> because of something they honestly thought there was "no harm" in
> doing.  And it's very difficult (if not impossible) to guarantee
> that something gets kept for only a day.

If it's possible to guarantee it gets kept, it's possible to guarantee
it only gets kept for a day.

> > However, this wouldn't require that, and indeed, a server-side
> > solution would be impossible: 99.9% of page hits won't go to the
> > server to start with.
>
> Not sure what you mean here.

What effect would it have if I reloaded the page fifty times?  I
wouldn't send fifty messages to the view-logging server instead of
one; I would have a 4.88% chance of sending *one* message, rather than
a 0.1% chance.  The server doesn't know that I reloaded the page fifty
times: it just knows that it was told I visited it an *average* of
1000 times (averaging it with non-hits).  It can't, therefore, discard
the extra 49 page loads; it never received them.  The client has to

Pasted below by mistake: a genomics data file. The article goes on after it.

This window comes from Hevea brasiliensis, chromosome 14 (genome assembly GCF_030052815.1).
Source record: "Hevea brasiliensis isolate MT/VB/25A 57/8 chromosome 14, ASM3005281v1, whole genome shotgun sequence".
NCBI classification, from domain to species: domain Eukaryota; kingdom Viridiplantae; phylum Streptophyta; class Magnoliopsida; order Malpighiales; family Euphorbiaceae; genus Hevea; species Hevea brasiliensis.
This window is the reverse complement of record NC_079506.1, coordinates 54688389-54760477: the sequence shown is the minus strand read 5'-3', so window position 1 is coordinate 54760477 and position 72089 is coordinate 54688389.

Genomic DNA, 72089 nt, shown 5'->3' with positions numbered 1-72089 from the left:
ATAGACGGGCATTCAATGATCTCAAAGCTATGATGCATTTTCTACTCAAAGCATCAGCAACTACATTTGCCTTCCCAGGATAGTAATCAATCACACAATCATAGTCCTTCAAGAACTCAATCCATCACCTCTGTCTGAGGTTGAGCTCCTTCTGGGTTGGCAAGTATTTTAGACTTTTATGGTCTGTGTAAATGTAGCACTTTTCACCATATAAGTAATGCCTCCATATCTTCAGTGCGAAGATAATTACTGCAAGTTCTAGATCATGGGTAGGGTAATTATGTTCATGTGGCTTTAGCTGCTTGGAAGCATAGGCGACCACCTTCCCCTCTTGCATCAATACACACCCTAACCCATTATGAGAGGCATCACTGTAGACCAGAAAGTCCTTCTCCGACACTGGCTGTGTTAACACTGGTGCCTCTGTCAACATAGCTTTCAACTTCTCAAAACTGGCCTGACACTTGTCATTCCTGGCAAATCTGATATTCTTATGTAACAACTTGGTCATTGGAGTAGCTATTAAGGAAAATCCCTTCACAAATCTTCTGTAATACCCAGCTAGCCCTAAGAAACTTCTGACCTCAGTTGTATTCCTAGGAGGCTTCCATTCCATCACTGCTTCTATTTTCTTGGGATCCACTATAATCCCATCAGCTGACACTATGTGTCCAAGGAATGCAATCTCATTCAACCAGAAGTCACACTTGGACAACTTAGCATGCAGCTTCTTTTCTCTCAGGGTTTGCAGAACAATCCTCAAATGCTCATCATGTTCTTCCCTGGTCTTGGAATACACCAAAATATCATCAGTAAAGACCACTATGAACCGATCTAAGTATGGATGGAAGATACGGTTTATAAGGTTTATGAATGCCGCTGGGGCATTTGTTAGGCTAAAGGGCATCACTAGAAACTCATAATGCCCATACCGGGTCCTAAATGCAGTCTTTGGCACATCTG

discard them if anyone's going to.

> But that would be considerably more work to implement, and would
> require arbitrary amounts of state kept in the browser, and would
> break down if the browser were restarted (or perhaps just if the
> tab or window were closed).

That's not a bug, it's a feature: it shouldn't be the same page hit if
I leave and then return.  And more work than "impossible" is rather
difficult.
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Re: hitcount stats

Steve Summit
In reply to this post by Steve Bennett-4
Steve Bennett wrote:
> Actually now that I think about this, does this actually sufficiently model
> the data we want to collect? Are we interested only in "how many people
> visit a certain page" and not also in "how many times a certain page is
> viewed"? If 5 users spend a whole day arguing back on forth on Wikipedia